The current mish-mash list of what business is subject to the state sales tax is the best example of fairness hijacked by political favoritism. Over the  years dozens of businesses have become exempt from the sales tax. Some never were subject to the tax. Yet in this age of multi-product business entities, we’ve created a system where government ends up playing favorites.

Finally, we should be somewhat concerned about how our tax rates overall compare with our competitors. While this should not be a major, driving concern, it’s worth considering the public relations benefit we might get by improving our tax ranking. It shouldn’t be a primary concern because many a business location study has shown that very few business location decisions are based on a state’s tax rates.

Tax reform will undoubtedly bring out  a cadre of lobbyists, each with a legitimate argument on how their interests shouldn’t be taxed. So if legislators and the governor agree to sound principles first, they will have a better foundation on which to argue for sensible tax reform that is for the public, not the private, good.

Reprinted with permission.


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Comments (1)

  1. Submitted by Rachel Kahler on 12/10/2012 - 05:38 pm.

    Tax fairness

    It’s all well and good to say “you should have control over the services you want,” but in reality, too local of a tax structure will lead to significant blight in specific areas. It may not affect your little cul de sac, but it may very well affect the overall well-being of the area. Already, there are areas that suffer economically because of a reputation for having fewer services, such as police, than others. The dearth of services and infrastructure impacts those who live near them as well as those that pass through them. Businesses and workers want to lay their foundations in places with high education, good infrastructure, and low crime. They don’t want to be IN areas of blight, they don’t want to be NEAR areas of blight, and they don’t want to have to PASS THROUGH areas of blight.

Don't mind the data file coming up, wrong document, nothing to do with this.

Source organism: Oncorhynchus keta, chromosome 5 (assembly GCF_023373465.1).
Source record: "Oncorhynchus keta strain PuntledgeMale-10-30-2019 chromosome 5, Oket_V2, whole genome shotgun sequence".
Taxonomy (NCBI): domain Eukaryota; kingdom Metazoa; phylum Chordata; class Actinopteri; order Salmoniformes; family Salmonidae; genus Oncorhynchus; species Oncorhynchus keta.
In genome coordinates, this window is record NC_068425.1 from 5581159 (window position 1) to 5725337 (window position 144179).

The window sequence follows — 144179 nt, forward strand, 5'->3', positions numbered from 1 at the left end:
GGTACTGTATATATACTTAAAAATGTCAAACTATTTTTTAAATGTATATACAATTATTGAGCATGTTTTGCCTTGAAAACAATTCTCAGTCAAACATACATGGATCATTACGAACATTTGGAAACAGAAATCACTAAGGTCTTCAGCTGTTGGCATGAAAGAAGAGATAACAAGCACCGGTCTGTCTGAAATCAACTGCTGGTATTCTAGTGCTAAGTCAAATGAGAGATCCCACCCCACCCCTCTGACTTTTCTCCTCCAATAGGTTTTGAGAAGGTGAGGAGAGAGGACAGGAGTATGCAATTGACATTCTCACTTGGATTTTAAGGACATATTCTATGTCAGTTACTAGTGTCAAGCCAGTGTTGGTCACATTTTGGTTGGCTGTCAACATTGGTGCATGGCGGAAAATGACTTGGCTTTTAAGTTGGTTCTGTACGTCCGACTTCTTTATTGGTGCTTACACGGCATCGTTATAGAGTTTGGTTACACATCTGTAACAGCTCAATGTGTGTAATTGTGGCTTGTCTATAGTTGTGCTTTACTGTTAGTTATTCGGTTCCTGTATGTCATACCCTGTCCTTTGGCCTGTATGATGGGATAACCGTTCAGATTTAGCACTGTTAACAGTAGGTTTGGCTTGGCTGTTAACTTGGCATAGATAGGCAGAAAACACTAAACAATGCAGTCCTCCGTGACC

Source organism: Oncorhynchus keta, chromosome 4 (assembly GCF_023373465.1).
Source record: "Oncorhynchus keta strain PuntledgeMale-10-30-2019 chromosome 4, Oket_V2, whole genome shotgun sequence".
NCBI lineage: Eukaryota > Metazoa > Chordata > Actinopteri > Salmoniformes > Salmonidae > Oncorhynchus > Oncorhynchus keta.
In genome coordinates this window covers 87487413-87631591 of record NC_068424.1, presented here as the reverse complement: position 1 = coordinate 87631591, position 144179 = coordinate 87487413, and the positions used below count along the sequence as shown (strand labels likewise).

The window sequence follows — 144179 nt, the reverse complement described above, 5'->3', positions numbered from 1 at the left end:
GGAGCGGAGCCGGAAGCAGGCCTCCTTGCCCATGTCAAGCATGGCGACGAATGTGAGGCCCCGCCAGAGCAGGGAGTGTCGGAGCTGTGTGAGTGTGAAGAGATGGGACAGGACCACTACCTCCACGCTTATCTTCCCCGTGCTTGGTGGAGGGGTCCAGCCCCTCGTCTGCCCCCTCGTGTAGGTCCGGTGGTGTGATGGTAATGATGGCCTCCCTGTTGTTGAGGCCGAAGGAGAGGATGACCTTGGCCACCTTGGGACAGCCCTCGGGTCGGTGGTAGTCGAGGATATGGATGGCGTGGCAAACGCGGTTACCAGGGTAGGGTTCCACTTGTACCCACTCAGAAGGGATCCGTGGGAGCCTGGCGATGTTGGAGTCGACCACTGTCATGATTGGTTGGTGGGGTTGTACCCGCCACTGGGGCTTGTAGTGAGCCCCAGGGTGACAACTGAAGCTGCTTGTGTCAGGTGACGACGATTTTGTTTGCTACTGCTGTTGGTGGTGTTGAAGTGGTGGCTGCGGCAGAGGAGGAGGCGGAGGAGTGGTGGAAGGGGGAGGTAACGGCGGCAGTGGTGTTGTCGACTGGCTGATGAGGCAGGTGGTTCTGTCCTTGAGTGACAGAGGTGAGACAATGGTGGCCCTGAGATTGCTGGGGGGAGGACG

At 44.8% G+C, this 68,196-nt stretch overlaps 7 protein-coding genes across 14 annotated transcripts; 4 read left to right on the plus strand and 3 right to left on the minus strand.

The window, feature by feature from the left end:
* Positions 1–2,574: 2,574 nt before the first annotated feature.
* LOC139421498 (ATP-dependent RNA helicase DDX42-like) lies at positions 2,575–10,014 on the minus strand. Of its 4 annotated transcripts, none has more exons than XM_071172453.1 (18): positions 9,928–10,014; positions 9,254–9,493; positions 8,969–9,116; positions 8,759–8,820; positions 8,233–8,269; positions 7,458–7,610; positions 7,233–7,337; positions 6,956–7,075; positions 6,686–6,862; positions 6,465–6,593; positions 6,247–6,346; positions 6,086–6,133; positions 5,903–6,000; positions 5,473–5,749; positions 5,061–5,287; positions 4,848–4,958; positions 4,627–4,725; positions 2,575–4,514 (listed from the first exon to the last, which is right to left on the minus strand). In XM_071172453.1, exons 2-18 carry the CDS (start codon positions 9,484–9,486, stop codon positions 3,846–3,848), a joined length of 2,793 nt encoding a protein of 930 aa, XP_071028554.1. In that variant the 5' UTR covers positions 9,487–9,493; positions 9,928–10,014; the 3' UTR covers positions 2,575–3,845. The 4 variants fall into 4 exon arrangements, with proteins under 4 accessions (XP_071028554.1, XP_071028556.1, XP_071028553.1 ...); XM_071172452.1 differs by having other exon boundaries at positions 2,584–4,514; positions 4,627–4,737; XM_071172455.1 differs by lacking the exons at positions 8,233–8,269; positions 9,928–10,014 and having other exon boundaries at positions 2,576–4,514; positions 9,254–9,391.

Regarding many of the other points, I do agree, though. We need a better balance of taxes and to close loopholes and stop playing favorites. There is no reason that internet sales should slip through the state, benefiting from a good economy of MN, without leaving a dime. There is little reason that so many services should be entirely tax-free. While it might be understandable for medical services, haircuts, lawn services, auto repair, etc., are hard to understand. I also don’t understand how a $500 pair of dress shoes or a $300 silk tie should have an equivalent tax-free status of a $50 pair of sneakers or $150 suit coat.

    Don’t get me wrong, I don’t WANT to pay taxes on those things, but if it means some property tax relief, it would be a good thing. After all, you can control what you consume, but not the value of your property (regardless of what it actually sells for).

    Finally, there is no reason whatsoever for taxing Wall Street gambling at a lower rate than actual labor. I could understand a tax break for income gained for a TRUE long-term investment in a company or industry with moderately high to high risk. But to give a break for dumping money into a safe company with steady profits for a year is ridiculous. The purpose of a tax break for long term capital gains is to encourage an actual risk for the benefit of long term development of a company or industry, not to balance safe returns with low tax rates.